The Open Source Everything Manifesto: Chapter 4 Philosophical Concepts Extract II
The sharing of truth in the form of widely available information creates a foundation for cost-effective transparent decisions that are inherently anti-corrupt in nature.
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Where the philosophy gets interesting, even challenging, is when it confronts the reality that dogma, opinion, and deception can create in the mind a view of reality that is not real, but that one considers to be truthful. This gets to the heart of why education is the root requirement and right of each individual in any true democracy, and why democracy dies when dogma, ideology, and propaganda flourish. Truth is our best effort to see reality as it really is, and make the most of it. And please note that science, faith, and philosophy should not be considered antithetical to one another.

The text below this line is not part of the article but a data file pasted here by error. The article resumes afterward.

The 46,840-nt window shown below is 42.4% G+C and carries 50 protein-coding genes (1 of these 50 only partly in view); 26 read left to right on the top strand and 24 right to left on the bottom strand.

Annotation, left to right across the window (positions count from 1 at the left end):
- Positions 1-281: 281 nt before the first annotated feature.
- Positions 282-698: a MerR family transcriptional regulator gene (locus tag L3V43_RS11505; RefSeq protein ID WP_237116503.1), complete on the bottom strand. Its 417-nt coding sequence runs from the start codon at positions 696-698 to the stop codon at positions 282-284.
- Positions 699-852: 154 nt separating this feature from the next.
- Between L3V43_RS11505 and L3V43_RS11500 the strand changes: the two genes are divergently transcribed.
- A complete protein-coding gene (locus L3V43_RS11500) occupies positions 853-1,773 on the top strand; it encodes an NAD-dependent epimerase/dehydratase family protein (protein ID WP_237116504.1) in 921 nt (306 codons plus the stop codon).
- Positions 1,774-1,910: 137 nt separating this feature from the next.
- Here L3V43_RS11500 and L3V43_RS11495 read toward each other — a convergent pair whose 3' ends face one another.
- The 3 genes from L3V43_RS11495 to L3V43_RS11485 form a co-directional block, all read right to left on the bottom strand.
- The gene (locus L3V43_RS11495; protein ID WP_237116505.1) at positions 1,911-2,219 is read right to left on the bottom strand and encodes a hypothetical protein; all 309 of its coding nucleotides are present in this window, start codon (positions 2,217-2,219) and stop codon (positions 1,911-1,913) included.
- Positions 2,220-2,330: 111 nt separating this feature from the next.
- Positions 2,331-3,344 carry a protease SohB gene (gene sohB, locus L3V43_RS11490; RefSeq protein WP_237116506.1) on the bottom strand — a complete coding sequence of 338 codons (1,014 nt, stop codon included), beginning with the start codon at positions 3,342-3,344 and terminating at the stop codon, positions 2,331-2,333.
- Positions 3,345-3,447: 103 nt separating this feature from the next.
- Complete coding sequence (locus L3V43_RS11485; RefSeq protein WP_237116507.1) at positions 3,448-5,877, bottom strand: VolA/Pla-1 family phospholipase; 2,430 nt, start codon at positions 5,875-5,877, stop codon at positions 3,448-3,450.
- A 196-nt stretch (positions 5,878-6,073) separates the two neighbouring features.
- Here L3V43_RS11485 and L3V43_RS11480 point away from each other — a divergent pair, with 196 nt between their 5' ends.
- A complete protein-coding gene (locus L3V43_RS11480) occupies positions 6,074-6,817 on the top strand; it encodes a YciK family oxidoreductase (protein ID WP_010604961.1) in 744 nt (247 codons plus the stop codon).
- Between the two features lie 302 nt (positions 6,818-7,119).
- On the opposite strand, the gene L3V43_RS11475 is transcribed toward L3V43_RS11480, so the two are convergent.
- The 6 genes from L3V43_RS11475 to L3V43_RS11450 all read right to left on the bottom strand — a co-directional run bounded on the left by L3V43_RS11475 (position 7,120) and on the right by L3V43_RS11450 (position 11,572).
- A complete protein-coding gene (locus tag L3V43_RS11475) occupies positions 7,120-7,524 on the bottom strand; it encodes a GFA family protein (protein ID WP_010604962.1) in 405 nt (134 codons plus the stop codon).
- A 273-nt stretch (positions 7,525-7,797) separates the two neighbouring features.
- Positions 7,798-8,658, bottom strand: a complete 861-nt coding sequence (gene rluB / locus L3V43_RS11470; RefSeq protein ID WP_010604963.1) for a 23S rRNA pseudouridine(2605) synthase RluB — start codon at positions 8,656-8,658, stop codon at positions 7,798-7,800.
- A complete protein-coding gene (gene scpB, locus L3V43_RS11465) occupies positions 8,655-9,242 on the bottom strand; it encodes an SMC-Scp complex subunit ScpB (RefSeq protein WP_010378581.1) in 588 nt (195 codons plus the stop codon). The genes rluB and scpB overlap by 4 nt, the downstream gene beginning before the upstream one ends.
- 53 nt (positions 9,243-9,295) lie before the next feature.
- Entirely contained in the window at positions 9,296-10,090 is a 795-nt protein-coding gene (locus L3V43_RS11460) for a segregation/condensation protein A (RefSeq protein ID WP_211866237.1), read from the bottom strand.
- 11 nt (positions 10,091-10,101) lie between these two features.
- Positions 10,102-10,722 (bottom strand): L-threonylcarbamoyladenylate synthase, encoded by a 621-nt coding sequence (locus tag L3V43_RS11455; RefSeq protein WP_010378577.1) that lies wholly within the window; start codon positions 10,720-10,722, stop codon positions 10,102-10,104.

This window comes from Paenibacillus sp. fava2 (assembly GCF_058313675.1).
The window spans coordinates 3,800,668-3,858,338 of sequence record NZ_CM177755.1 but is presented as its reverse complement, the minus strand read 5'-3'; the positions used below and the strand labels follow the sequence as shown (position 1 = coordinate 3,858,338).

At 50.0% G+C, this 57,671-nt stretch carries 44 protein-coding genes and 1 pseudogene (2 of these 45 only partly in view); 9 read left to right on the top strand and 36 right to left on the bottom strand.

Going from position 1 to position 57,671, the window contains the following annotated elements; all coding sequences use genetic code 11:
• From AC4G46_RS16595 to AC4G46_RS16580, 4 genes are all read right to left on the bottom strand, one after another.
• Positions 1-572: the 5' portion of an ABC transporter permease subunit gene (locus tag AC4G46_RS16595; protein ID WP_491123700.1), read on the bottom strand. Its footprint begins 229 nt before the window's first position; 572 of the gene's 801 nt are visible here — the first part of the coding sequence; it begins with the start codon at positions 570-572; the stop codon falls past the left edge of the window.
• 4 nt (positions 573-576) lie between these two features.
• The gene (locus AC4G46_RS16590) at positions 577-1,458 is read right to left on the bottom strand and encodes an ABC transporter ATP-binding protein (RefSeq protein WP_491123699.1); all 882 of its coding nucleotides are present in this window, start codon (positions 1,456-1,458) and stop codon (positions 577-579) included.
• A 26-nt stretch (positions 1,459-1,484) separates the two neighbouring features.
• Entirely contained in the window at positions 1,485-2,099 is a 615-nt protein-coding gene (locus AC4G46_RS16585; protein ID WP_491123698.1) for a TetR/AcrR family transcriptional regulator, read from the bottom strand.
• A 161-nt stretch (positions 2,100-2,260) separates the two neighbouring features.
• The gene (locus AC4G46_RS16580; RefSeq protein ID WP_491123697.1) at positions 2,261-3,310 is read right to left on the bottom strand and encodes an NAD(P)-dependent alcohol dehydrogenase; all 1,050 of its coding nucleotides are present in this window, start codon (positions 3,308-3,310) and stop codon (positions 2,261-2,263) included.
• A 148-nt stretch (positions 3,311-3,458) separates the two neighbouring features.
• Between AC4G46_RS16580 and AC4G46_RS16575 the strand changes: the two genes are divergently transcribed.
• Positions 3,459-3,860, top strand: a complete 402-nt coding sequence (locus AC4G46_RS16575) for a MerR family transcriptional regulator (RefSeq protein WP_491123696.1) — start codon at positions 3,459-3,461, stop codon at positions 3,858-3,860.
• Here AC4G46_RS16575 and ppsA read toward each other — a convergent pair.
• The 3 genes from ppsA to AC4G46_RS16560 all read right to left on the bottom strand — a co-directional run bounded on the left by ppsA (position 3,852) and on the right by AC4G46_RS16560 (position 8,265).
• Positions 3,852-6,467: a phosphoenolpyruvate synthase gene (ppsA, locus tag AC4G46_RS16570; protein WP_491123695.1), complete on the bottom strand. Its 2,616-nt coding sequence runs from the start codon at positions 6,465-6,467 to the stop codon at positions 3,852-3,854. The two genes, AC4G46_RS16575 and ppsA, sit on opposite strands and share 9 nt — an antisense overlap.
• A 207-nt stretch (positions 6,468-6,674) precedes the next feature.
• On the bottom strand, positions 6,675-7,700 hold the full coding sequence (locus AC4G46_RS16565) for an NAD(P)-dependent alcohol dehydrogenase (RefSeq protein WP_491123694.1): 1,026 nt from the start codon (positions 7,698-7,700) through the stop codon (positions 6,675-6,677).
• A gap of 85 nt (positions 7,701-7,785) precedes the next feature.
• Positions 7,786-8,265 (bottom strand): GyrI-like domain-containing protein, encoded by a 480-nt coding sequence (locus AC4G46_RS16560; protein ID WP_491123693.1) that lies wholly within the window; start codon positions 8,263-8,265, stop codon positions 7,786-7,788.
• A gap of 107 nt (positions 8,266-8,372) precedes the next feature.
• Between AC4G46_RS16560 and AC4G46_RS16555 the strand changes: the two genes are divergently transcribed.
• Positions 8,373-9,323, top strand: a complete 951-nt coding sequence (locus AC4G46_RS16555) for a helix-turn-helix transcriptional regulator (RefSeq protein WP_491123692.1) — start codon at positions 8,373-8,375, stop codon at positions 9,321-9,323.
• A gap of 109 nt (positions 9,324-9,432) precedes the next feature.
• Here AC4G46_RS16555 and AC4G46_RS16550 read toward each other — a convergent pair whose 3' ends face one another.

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The moral truth is worth dying for–sometimes a burning monk (Viet-Nam) or fruit seller (Tunesia) is the catalyst needed to illuminate the culture of fear and lies such that the public reconnects to its own power to be the truth, to define the truth, to demand the truth. How we seek, sense, and share with one another is a function of, among many variables, on constant: whether we are in a state of grace such that the truth is the primary attribute of all that we see, smell, touch, and sense.
Review of the Book by Ralph Peters … Manifesto Extracts at Phi Beta Iota … Book Page at Amazon . Book Page at Barnes & Noble . Book Page at McNallyRobinson . Book Page at North Atlantic Books (Publisher) . Book Page at Powell’s Books . Book Page at Random House . Book Page at Super Book Depot